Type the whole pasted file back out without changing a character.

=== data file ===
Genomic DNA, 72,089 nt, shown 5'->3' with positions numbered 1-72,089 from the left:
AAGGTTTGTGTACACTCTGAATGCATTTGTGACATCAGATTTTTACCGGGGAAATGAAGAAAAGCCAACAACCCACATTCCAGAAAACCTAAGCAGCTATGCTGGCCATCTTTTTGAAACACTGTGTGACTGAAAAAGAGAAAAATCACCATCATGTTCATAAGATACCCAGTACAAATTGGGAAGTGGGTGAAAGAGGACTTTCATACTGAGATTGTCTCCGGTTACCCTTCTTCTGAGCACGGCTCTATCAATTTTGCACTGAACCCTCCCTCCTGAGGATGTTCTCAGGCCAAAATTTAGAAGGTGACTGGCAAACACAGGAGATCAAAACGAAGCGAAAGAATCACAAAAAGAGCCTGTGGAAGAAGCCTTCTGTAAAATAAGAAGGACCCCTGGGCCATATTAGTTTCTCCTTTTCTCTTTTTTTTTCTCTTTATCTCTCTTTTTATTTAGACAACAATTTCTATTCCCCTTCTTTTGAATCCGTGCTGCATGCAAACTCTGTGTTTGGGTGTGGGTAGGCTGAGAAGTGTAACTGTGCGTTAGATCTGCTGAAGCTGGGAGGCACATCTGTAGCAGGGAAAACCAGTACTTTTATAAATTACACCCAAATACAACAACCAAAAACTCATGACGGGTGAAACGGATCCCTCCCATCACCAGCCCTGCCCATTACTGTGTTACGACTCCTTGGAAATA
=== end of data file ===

Genomic DNA, 72,089 nt, shown 5'->3' with positions numbered 1-72,089 from the left:
AAGGTTTGTGTACACTCTGAATGCATTTGTGACATCAGATTTTTACCGGGGAAATGAAGAAAAGCCAACAACCCACATTCCAGAAAACCTAAGCAGCTATGCTGGCCATCTTTTTGAAACACTGTGTGACTGAAAAAGAGAAAAATCACCATCATGTTCATAAGATACCCAGTACAAATTGGGAAGTGGGTGAAAGAGGACTTTCATACTGAGATTGTCTCCGGTTACCCTTCTTCTGAGCACGGCTCTATCAATTTTGCACTGAACCCTCCCTCCTGAGGATGTTCTCAGGCCAAAATTTAGAAGGTGACTGGCAAACACAGGAGATCAAAACGAAGCGAAAGAATCACAAAAAGAGCCTGTGGAAGAAGCCTTCTGTAAAATAAGAAGGACCCCTGGGCCATATTAGTTTCTCCTTTTCTCTTTTTTTTTCTCTTTATCTCTCTTTTTATTTAGACAACAATTTCTATTCCCCTTCTTTTGAATCCGTGCTGCATGCAAACTCTGTGTTTGGGTGTGGGTAGGCTGAGAAGTGTAACTGTGCGTTAGATCTGCTGAAGCTGGGAGGCACATCTGTAGCAGGGAAAACCAGTACTTTTATAAATTACACCCAAATACAACAACCAAAAACTCATGACGGGTGAAACGGATCCCTCCCATCACCAGCCCTGCCCATTACTGTGTTACGACTCCTTGGAAATA